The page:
- 1.2l, 3-cylinder petrol engine, which provides sufficient torque for the size of the vehicle.
- Large range of safety features, including side curtain airbags, an advanced collision warning system, electronic traction control, and a brake assist system.
- Bluetooth, Apple Car Play.
Like many other vehicles in this class, the Mitsubishi isn't designed for high-speed driving - a loud, intrusive engine noise means this isn't the car for speed freaks! In addition, there are only a limited number of paint colours available, which can be a problem for some motorists.
There is a reason the Fiat 500 has been a consistent best-seller in the Australian car market since its introduction back in 2007. Noted for their style and "fun" ambience, newer versions of the Fiat still retain the basic body shape and many of the original features. Some commentators take this to mean that the Fiat is a somewhat unadventurous option. We say, book a test drive and see what you think!
- 1.2l 4-cylinder petrol engine
- Fuel consumption: 4.9l/100km
- 7 airbags
- Some chic interior styling options and a good range of exterior colour choices
- Apple Car Play and Apple Android
- Daytime running lights with LED technology
- Centre dash touchscreen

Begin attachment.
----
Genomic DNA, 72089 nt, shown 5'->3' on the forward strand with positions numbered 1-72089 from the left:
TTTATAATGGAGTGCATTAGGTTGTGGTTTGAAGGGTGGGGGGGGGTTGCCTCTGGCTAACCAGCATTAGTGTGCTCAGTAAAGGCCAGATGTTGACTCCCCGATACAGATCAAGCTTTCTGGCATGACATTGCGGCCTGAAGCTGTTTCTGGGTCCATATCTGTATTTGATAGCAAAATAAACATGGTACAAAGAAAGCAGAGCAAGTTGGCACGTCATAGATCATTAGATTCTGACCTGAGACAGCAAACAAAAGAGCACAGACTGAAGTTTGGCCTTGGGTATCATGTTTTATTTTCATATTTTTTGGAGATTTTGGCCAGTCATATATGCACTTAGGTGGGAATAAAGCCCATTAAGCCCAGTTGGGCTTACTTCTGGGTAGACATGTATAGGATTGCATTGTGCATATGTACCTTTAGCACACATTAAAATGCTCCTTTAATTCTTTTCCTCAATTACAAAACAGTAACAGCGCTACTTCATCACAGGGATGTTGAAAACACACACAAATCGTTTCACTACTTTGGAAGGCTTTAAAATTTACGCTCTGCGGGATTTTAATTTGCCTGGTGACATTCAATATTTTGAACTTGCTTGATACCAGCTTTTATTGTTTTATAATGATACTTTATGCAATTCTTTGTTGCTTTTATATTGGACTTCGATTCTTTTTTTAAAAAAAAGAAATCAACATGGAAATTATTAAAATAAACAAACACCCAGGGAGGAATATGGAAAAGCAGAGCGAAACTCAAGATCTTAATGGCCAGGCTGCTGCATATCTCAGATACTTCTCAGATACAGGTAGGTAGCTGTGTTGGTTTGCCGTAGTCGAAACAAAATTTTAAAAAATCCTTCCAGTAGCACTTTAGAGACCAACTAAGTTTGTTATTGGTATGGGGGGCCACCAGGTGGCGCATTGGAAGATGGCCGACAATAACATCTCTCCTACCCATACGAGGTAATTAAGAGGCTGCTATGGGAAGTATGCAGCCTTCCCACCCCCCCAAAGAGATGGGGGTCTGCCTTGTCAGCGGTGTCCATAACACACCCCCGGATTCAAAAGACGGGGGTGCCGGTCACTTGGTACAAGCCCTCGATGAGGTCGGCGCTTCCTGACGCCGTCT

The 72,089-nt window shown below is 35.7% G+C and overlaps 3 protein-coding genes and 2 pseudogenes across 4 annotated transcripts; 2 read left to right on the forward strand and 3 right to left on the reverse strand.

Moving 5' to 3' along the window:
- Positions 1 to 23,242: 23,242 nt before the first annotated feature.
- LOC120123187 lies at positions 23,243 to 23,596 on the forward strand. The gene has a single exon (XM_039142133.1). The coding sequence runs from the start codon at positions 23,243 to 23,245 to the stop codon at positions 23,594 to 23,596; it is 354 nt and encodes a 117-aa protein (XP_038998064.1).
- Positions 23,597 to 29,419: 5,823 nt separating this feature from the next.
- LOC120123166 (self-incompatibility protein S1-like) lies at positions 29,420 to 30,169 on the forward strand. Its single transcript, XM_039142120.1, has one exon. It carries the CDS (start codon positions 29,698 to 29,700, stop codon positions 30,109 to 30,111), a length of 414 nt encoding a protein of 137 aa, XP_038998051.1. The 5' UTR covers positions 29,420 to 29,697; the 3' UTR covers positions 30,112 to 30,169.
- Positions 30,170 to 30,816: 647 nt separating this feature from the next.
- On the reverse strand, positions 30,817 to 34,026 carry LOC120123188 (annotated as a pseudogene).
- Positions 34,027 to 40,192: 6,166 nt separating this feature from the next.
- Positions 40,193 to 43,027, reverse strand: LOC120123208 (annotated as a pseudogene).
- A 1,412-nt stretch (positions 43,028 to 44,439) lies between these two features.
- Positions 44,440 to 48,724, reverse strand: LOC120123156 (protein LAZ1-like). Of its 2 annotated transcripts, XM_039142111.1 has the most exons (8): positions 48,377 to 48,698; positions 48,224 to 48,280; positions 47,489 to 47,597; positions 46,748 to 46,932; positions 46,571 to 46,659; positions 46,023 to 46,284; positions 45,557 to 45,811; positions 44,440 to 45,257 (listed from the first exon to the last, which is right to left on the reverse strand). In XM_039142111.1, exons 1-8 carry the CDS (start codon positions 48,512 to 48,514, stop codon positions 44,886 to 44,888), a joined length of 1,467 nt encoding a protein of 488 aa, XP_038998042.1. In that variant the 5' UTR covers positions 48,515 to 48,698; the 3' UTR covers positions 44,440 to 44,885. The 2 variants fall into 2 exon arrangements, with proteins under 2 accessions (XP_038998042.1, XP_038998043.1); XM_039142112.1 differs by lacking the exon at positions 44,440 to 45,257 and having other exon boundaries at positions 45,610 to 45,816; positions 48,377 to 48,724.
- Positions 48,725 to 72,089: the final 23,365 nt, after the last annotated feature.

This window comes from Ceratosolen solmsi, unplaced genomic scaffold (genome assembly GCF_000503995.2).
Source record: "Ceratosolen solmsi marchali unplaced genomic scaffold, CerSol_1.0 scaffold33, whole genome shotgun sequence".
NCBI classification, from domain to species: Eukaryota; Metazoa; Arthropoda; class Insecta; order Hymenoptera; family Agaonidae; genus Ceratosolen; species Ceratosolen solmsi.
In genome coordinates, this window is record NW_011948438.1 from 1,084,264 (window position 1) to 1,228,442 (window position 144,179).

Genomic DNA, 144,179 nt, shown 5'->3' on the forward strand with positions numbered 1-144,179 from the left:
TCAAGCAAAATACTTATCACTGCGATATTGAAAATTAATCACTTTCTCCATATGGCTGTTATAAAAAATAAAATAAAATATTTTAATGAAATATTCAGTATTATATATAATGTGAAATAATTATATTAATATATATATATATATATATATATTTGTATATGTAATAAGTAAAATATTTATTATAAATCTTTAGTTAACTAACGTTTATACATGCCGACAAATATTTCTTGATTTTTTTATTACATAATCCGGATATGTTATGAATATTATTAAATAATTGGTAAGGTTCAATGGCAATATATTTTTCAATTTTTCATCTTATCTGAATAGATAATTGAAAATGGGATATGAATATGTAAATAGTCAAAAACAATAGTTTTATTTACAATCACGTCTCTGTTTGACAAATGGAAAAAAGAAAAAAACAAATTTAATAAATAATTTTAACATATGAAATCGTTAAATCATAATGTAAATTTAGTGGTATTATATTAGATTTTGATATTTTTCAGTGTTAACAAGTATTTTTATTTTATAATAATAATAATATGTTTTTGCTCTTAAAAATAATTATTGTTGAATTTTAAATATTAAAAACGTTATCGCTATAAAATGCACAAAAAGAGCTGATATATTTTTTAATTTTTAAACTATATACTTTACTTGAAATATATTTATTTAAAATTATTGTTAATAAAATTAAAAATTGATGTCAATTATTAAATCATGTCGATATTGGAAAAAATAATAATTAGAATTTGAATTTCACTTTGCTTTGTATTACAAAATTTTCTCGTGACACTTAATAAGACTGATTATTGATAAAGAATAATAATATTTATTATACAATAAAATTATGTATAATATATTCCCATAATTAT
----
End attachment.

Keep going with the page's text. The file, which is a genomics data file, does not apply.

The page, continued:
- Plenty of cabin room (although the boot is quite small)
There aren't many cons to the Fiat: for its class, the vehicle offers a solid, safe, stable ride. Like many other small cars, it's not designed for high speeds, longer distances or challenging road surfaces. The fuel consumption is good, but not great, so it's not the most economical option for city driving.
Suzuki Swift GL Maxi
If you prefer a sportier drive, the Suzuki Swift could be for you. Recent versions favour a firm suspension and sharp handling, meaning it's stable and nippy around the bends, as well as an easy, responsive drive. The sporty feel extends to the interior, which benefits from little touches such as an analogue tachometer and racy 3-prong steering wheel. Economical to run and with a low carbon footprint for a petrol engine, the Swift is a fun, versatile choice.
- 1.2l 4-cylinder petrol engine, supported by a five-speed manual transmission (upgrades are available).
- Fuel consumption: 4.8l/100km.
- Excellent safety rating! This Swift incorporates numerous safety features, including: side-impact protection beams; front, side and curtain airbags; brake assistance; tyre pressure monitoring system.
- Cool interior with a sporty vibe.
- A decent drive. The Swift punches above its weight, to give a comfortable, engaging driving experience that would normally be associated with a far larger, more expensive car.
Whilst the Swift drives quite well at higher speeds, it suffers from the irritating engine roar which is a common feature of smaller motors being required to work harder! There's also no getting away from the fact that it's never going to dominate the highway, as it simply doesn't have the torque to do so.
For anyone contemplating a fresh small car in 2021, any of these models would be an excellent choice.